Imagens das páginas
PDF
ePub

27

Ros. To think, my lord, if you delight not in man, what lenten entertainment the players shall receive from you: we coted them on the

way,

and hither are they coming to offer you

service. Ham. He that plays the king shall be welcome ; his majesty shall have tribute of me: the adventurous knight shall use his foil and target; the lover shall not sigh gratis; the humorous man shall end his part in peace ; the clown shall make those laugh, whose lungs are tickled o’the sere; the lady shall say her mind freely, or the blank verse shall halt for't. — What players are they? ?

Ros. Even those you were wont to take such delight in, the tragedians of the city.

Ham. How chances it, they travel ? their residence, both in reputation and profit, was better both ways.

Ros. I think, their inhibition comes by the means of the late innovation.?

28 and

29

H.

27 « Lenten entertainment” is entertainment for the season of Lent, when players were not allowed to perform in public. See Twelfth Night, Act i. sc. 5, note 1. — To cote is to pass alongside, lo pass by, or overtake. So in The Return from Parnassus : “ Marry, presently coted and outstript them."

28 The meaning appears to be, the clown shall make even those laugh whose lungs are tickled with a dry cough, or huskiness ; by his merriment shall convert even their coughing into laughter. The same expression occurs in Howard's Defensative against the Poyson of supposed Prophecies, 1620 : “ Discovering the moods and humours of the vulgar sort to be so loose and tickle of the seare.The words are found only in the folio. The first quarto has, “ make them laugh that are tickled in the lungs."

29 Referring, no doubt, to the order of the Privy Council, June, 1600, quoted in our Introduction to Twelfth Night, Vol i., page 337. By this order, the players were inhibited from acting in or near the city during the season of Lent, besides being very much restricted at all other seasons, and hence “chances it they travel,” or stroll into the country. - As the matter involves some curious points as to the time or limes when this play was written, it may be well to add the corresponding passage from the quarto of 1603 :

Ham. Do they hold the same estimation they did when I was in the city ? Are they so follow'd ?

Ros. No, indeed, they are not.
Ham. How comes it ? Do they grow rusty ?

Ros. Nay, their endeavour keeps in the wonted pace : but there is, sir, an aiery of children, little eyases, that cry out on the top of question, 30 and are most tyrannically clapp'd for't: these are now the fashion ; and so berattle the common stages, (so they call them,) that many, wearing rapiers, are afraid of goose quills, and dare scarce come thither.

Ham. What! are they children? who maintains them ? how are they escoted ? 31 Will they pursue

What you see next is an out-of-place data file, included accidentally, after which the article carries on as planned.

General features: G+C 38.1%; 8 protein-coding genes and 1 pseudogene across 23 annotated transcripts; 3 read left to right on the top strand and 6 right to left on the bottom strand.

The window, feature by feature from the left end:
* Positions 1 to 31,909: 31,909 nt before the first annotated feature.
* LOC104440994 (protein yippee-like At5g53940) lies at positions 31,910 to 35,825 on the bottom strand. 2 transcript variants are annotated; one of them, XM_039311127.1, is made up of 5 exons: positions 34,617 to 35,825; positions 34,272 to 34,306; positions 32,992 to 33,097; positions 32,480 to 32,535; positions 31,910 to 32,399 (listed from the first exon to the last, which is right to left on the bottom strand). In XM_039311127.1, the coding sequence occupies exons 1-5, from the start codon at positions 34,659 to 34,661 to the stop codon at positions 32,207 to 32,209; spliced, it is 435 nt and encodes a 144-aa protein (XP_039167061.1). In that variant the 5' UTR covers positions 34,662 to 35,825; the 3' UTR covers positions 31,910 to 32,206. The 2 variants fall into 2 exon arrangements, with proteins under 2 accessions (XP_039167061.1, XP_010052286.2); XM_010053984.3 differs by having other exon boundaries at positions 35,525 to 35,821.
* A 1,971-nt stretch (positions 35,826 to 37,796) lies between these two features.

H.

[ocr errors]

6 Ham. Players ? what players be they ?

Ros. My lord, the tragedians of the city; those that you took delight to see so often.

Ham. How comes it that they travel ? Do they grow restie ? Guil. No, my lord ; their reputation holds as it was wont. « Ham. How then ?

Guil. I 'faith, my lord, novelty carries it away ; for the principal public audience that came to them are turned to private plays, and the humour of children."

30 Aiery, from eyren, eggs, properly means a brood, but sometimes a nest. See King Richard III., Act i. sc. 3, note 20. Eyas is a name for an unfledged hawk. See The Merry Wives of Windsor, Act iii. sc. 3, note 2. – Top of question” probably means, top of their voice ; question being often used for speech. The allusion is to the children of St. Paul's and of the Revels, whose performing of plays was much in fashion at the time this play was written. From an early date, the choir-boys of St. Paul's, Westminster, Windsor, and the Chapel Royal, were engaged in such performances, and sometimes played at Court. The complaint here is, that these juveniles so abuse “ the common stages,” that is, the theatres, as to deter many from visiting them. In Jack Drum's Entertainment, 1601, one of the speakers says they were heard “ with much applause ;” and another speaks thus : “I sawe the children of Powles last night, and, troth, they pleas'd me pret. tie, prettie well : the apes in time will do it handsomely."

31 Escoted is paid; from the French escot, a shot or reckoning. - Quality is profession or calling; often so used. -“No longer than they can sing," means, no longer than they keep the voices

II.

of boys.

[ocr errors]

32

the quality no longer than they can sing? will they not say' afterwards, if they should grow themselves to common players, (as it is most like, if their means are no better,) their writers do them wrong, to make them exclaim against their own succession ?